The sun shone for my visit to St Aidan’s this week. The place just sparkled!
I started my walk with a stroll along the Hillside. Great tits, blue tits and long tailed tits accompanied me as I crunched through the icy puddles, warming their voices ready for spring. The great tits are already practising their ‘teacher, teacher’ calls. Emerging from the still-bare trees I found a flock of greylag geese grazing in the field, but in between honks, the air was sprinkled with skylark song. Other reported Hillside & Pasture birds this week include pink-footed geese and fieldfares.
Unusually, this fieldfare was alone in a tree, behind the dragline
Carrying on down towards the reedbeds, I watched a carrion crow chasing a female marsh harrier away. She flew off towards Bowers lake for a bit of peaceful hunting. A male marsh harrier has been spotted this week too – along with red kites, a sparrowhawk and buzzards over Ridge & Furrow and the Visitor centre. Bowers currently features wigeon, teal and great crested grebes – and an occasional visit from a great white egret that has been sharing its time with Fairburn.
Female marsh harrier – RSPB Images: Ben Hall
Walking down towards the crossroads gave me views of reed buntings and stonechats. They didn’t seem to mind the work going on behind them to build a predator fence along the edge of the Ridge & Furrow. To my right the coots were starting to get noisy and territorial. They have quite spectacular fights at breeding time! A great crested grebe, developing breeding plumage, kept out of the way. I looked out for the kingfisher at the crossroads, but no luck for me today.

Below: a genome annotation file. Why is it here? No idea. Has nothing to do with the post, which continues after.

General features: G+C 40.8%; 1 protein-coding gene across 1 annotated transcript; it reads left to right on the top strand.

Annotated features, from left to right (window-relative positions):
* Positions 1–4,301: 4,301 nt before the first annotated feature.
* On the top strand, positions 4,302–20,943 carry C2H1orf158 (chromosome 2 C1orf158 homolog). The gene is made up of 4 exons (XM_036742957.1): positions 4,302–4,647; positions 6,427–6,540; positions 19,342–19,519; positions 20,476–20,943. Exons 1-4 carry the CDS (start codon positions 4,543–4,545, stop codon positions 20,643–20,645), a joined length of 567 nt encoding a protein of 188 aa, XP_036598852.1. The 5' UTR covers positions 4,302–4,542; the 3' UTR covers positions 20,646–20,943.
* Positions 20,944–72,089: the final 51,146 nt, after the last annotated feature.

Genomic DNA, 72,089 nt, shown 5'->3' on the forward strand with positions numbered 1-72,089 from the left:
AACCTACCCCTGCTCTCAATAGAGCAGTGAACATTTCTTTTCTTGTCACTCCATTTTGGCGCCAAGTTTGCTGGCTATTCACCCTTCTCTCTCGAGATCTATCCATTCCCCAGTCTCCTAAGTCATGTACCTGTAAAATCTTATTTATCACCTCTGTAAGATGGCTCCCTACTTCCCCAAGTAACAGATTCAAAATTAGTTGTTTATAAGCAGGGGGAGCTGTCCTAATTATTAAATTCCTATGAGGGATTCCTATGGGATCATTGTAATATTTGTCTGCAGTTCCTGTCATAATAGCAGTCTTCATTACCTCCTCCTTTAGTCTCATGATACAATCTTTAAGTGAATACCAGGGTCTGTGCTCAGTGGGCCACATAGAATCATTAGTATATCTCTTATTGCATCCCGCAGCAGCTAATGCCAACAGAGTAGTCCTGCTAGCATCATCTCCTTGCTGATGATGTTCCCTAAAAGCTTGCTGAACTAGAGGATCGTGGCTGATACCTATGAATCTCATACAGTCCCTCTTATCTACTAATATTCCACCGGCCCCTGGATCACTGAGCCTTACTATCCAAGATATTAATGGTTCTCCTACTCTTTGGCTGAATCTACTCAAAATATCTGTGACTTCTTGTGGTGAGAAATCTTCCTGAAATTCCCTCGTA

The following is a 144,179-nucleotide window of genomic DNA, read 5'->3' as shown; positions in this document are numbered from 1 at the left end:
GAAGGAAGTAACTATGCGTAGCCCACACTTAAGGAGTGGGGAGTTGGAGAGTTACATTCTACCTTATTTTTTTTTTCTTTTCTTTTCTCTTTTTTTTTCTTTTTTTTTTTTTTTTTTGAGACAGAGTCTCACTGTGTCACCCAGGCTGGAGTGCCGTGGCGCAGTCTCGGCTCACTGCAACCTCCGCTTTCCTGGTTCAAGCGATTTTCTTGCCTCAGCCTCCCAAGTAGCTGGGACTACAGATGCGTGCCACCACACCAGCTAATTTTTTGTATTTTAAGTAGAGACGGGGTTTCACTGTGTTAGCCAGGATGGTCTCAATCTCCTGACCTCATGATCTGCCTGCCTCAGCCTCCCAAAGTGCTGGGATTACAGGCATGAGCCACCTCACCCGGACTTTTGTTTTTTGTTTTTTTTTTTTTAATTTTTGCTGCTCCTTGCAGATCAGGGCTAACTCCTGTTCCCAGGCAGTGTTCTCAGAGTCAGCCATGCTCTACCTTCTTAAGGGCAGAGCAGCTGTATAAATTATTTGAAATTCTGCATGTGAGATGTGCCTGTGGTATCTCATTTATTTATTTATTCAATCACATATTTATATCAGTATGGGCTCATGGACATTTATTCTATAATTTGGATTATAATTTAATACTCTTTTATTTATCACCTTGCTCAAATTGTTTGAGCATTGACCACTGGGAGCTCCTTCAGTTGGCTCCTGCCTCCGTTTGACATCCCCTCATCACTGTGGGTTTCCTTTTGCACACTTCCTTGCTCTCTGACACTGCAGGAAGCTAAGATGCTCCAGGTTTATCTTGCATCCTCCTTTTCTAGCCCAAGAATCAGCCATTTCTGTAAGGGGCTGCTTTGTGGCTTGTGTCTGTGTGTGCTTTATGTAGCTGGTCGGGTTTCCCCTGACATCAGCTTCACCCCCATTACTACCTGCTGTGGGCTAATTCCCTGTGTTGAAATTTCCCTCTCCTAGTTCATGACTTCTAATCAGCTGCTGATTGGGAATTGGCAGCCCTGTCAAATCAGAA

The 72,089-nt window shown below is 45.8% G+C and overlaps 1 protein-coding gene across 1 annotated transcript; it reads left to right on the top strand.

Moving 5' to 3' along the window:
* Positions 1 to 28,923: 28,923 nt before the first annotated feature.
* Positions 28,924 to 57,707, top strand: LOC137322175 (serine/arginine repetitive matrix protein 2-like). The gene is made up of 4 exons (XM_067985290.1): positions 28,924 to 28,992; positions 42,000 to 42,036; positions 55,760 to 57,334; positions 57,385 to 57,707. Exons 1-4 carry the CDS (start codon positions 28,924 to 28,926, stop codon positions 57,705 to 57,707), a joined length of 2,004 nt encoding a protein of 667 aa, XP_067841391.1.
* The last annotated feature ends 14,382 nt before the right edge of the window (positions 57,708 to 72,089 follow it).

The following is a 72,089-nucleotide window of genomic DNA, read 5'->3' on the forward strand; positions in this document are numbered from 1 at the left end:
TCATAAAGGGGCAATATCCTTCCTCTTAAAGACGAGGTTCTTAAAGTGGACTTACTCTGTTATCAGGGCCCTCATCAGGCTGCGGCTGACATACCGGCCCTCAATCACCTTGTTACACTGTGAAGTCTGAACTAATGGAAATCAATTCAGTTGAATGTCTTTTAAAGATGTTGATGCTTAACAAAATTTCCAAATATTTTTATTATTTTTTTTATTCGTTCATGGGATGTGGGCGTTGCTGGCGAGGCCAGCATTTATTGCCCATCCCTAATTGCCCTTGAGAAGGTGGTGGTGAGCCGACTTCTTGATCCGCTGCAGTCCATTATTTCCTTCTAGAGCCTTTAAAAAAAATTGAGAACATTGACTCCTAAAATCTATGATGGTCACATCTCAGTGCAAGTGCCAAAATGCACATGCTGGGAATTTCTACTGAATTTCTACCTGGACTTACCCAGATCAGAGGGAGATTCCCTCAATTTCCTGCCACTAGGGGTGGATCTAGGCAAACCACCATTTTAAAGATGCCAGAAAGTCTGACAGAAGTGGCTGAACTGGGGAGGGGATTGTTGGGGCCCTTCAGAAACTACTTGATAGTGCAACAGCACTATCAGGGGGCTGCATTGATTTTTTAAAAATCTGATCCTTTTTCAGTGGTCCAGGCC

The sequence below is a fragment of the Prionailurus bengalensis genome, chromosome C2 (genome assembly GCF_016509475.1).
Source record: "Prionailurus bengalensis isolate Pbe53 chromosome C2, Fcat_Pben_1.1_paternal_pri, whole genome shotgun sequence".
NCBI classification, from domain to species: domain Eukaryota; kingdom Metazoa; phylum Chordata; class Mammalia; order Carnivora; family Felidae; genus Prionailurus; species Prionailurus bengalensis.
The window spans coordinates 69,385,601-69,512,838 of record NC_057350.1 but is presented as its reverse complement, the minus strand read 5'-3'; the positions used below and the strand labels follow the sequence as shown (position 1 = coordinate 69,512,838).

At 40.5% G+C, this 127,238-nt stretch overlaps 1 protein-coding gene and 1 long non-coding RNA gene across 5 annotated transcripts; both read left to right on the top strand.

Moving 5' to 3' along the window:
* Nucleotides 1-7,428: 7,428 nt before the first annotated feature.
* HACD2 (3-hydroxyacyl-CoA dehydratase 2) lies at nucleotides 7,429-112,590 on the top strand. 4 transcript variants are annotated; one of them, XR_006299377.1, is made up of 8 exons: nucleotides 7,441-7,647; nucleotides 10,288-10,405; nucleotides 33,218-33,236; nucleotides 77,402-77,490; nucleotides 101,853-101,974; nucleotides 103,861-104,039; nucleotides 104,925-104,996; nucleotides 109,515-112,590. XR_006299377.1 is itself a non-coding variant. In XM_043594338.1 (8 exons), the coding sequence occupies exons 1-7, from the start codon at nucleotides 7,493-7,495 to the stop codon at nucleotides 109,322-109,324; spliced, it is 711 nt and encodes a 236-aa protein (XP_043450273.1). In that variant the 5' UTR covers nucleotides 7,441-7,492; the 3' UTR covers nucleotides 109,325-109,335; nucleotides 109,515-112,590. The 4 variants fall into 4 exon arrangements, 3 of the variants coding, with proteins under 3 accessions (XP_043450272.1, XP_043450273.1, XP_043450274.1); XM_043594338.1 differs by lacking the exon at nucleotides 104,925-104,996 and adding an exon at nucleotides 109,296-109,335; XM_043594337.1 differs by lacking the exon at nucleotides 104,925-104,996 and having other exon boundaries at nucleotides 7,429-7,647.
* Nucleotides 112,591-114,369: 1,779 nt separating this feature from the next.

Great crested grebe, all dressed up and nowhere to go.
Continuing on along the Causeway, I noticed the male goldeneye is still single and showing off on Main lake. I hope he manages to find a mate soon, what with Valentine’s Day rapidly approaching!
Male goldeneye looking coy
On Lemonroyd, goosanders, shovelers, gadwalls and mute swans politely shared the water. Great crested grebes have been seen pairing off there, so it’s worth having a look to see if you can spot them doing their mating dance.
These mute swans on Main lake looked like love’s young dream – although an almighty clatter of wings alerted me to another swan who certainly didn’t want to share the space, as he chased off a potential rival. Other sightings on Main lake this week include curlew - listen out for them calling their own names, ringed and golden plover, pochard, pintail, shelduck, wigeon and teal, as well as oystercatchers and dunlin which are more commonly seen on the coast.
Down by Shan House Bridge and along the path towards Astley, siskins, redpolls, goldfinches and a variety of tits flitted through the trees, making the most of what seed there is left. Astley is currently home to coots and moorhens, gadwall and pochard and lapwings.
And so I headed back for a welcome cuppa at the Visitor centre. Spring is starting to push its way through. I noticed the very beginnings of the coming season’s pussy willow alongside the path.
A peep of pussy willow